Virginia Postrel smashes conventional political boundaries in this libertarian manifesto. World-views should be defined not by how they view the present, she says, but the future. Do they aim to control it, as many conservative reactionaries and liberal planners want to do? Or do they embrace it, even though they can't know what lies ahead? Postrel (editor of Reason magazine) firmly places herself in this latter category--the dynamists, she calls her happy tribe--and urges the rest of us to sign up. The future of economic prosperity, technological progress, and cultural innovation depends upon embracing principles of choice and competition. The downside of this philosophy, Postrel readily notes, is that it doesn't allow us to manage tomorrow by acting today. And that's exactly the point: we shouldn't want to. A future constructed by an infinite number of individual decisions, made privately, is one she believes we should encourage. The Future and Its Enemies is at once intellectually sweeping and reader-friendly; it has the potential to join a pantheon of books about freedom that includes works by Friedrich Hayek and Milton Friedman. --John J. Miller
The Wall Street Journal, Daniel J. Silver
...a pointed and provocative cultural critique. She argues that if Americans do not meet the future in the proper spirit, we will miss its benefits--or be run over by it.
1) Minarchists -- Those who believe in strictly (not to mention severely) limited government.
2) Anarchists -- That is, anarchocapitalists, who believe that all "services" presently provided by government can be provided by the private sector, including defense.
But these two groups are not really relevant, not since the early 1970s, when the two groups in the Libertarian Party decided to call a truce and agree to disagree. But that just meant that the factions took on different colorations:
1) The "Berglandistas" -- This is the group centered, originally, around David Bergland, the LP Presidential candidate in 1984. This group inherited the LP after the Cato group left. Ideologically orthodox.
2) Cato Institute -- This group used to be associated with the LP, but left in 1983, after a tumultuous party convention at which their candidate for President (Earl Ravenal) lost by 3 votes. Ideologically chamleon-like, and obsessed with "respectability," these guys are sell-outs.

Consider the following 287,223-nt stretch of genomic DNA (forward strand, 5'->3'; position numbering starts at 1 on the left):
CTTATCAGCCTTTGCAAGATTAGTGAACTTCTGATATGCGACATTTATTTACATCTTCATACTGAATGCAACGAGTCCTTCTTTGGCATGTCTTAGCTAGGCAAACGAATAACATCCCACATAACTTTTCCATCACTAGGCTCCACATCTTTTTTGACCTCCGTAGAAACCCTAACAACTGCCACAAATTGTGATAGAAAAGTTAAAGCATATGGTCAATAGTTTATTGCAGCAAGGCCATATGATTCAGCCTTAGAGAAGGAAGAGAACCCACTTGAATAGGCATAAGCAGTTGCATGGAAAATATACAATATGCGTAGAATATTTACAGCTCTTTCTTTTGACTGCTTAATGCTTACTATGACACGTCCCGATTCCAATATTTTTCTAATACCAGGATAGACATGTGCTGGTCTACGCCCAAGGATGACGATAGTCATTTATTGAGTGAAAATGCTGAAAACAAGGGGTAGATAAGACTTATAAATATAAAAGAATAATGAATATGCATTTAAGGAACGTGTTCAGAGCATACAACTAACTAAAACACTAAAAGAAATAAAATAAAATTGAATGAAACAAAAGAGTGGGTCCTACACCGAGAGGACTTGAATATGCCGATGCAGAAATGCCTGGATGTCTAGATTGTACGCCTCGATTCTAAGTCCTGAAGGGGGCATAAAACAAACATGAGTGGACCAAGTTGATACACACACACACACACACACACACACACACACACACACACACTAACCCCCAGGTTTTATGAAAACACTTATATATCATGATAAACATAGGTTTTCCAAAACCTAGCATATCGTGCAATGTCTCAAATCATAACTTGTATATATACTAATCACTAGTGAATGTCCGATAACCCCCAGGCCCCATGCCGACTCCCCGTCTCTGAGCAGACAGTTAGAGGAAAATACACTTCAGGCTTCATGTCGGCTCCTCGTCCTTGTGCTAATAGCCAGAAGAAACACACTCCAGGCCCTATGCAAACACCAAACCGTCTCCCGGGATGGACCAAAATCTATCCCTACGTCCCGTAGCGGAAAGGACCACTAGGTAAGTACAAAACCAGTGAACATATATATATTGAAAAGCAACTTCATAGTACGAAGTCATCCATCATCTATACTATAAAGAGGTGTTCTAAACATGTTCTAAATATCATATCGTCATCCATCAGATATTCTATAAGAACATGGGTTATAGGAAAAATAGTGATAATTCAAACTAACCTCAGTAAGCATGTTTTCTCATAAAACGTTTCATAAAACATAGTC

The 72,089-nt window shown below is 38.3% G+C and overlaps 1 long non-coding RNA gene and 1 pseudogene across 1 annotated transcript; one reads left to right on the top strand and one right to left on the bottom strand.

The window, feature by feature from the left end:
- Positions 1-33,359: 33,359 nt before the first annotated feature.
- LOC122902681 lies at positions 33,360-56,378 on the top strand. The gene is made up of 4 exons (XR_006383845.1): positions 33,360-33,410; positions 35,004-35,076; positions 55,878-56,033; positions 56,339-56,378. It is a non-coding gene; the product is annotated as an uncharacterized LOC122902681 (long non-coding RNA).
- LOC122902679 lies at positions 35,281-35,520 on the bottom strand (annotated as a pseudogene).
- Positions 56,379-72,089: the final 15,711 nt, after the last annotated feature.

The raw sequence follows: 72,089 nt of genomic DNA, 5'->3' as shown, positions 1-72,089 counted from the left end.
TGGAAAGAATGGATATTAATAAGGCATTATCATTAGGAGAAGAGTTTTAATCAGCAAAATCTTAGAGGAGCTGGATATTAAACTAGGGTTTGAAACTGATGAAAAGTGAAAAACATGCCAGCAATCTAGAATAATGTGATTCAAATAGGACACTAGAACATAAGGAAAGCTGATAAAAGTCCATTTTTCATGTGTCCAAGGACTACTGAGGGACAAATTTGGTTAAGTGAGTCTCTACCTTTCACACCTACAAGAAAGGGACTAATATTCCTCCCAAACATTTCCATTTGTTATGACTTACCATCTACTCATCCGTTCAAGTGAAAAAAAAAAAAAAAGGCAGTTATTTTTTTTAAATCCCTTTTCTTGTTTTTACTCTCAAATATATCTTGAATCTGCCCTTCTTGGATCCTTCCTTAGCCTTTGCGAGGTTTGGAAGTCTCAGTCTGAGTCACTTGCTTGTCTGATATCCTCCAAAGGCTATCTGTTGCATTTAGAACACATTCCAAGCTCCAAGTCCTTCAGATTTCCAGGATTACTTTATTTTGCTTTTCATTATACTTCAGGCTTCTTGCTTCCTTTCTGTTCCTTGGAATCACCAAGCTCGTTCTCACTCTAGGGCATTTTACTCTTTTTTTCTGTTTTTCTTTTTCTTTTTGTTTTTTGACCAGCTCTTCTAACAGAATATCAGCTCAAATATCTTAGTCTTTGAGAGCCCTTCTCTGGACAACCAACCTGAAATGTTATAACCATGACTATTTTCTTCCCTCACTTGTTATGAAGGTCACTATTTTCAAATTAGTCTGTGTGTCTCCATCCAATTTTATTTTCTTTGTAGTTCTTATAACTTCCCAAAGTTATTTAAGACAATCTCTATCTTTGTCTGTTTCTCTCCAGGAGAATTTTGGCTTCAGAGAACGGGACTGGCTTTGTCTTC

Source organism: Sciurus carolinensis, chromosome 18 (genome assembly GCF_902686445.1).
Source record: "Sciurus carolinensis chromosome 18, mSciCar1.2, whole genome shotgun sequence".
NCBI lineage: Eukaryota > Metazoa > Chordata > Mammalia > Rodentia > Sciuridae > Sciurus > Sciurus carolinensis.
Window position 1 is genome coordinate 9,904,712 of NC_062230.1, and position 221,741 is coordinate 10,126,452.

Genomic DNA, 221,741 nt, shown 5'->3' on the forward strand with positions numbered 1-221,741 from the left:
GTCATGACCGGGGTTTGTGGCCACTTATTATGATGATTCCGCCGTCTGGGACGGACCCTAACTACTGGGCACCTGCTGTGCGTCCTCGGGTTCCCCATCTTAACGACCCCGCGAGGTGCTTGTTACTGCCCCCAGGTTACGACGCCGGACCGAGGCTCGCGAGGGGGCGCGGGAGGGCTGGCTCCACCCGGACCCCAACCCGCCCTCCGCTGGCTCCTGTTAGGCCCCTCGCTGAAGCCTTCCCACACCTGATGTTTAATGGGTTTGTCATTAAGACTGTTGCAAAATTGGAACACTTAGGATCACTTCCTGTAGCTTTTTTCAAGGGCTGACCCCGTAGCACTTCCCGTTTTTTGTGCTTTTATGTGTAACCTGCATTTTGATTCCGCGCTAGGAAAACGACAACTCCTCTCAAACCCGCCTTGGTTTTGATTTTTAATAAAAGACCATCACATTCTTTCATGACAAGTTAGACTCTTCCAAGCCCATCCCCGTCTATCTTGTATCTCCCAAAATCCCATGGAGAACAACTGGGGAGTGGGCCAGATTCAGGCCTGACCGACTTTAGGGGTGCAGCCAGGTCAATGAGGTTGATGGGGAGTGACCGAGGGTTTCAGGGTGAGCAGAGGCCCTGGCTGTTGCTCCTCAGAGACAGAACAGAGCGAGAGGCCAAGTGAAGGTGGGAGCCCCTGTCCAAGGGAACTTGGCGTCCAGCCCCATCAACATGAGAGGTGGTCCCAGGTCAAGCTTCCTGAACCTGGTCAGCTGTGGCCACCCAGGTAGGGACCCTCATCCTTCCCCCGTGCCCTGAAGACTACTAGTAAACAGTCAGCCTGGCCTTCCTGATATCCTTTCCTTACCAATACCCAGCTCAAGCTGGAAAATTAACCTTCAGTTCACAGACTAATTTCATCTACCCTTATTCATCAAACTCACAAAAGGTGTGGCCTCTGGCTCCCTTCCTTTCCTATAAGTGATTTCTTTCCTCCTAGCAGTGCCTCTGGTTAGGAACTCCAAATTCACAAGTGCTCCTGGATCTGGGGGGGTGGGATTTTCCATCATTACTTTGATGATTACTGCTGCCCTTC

3) The Objectivists -- Followers of Ayn Rand. These guys are loony, for the most part, and one could make the argument that they are a cult. They are also fractured into at least 2 mutually antagonistic groups. The splits are supposedly over ideology, but of course it's all personalities.... Oh, and by the way, they hate the libertarians.
4) The Galambosians -- Followers of the late Andrew J. Galambos, who believed ... well, nobody can say what they believe because a central tenet of Galambosianism is that people OWN their ideas, and you don't have the right to repeat them unless you PAY them. So, aside from this one tenet, not much is known about the Galambos philosophy ....
5) The Anti-Party "left" libetarians -- These are people who refused to join the Libertarian Party when it was organized, back in the 1970s, and haven't done much of anything since ... except, of course, criticize the LP.
6) The various factions in the Libertarian Party are beyond my scope, since I am no longer active in LP circles. However, based on past experience, you can be sure there are at least several....
7) Finally, there are the Rothbardians. These are followers of the late economist-philosopher Murray N. Rothbard, author of many books and the original founder of the Cato Institute. He split with Cato in 1983, and with the LP in the late 80s. Rothbardians are radical anti-statists, "isolationist" in foreign policy, and look to their Old Right heritage in the conservative movement prior to the cold war. The Ludwig von Mises Institute, in Auburn, Alabama, is the Rothbardian thinktank. Antiwar.com is directly inspired by Rothbard.
I'm sure I've left a lot out -- I describe a new, pro-war neocon-dominated faction in the above article -- but this should serve as a broad outline.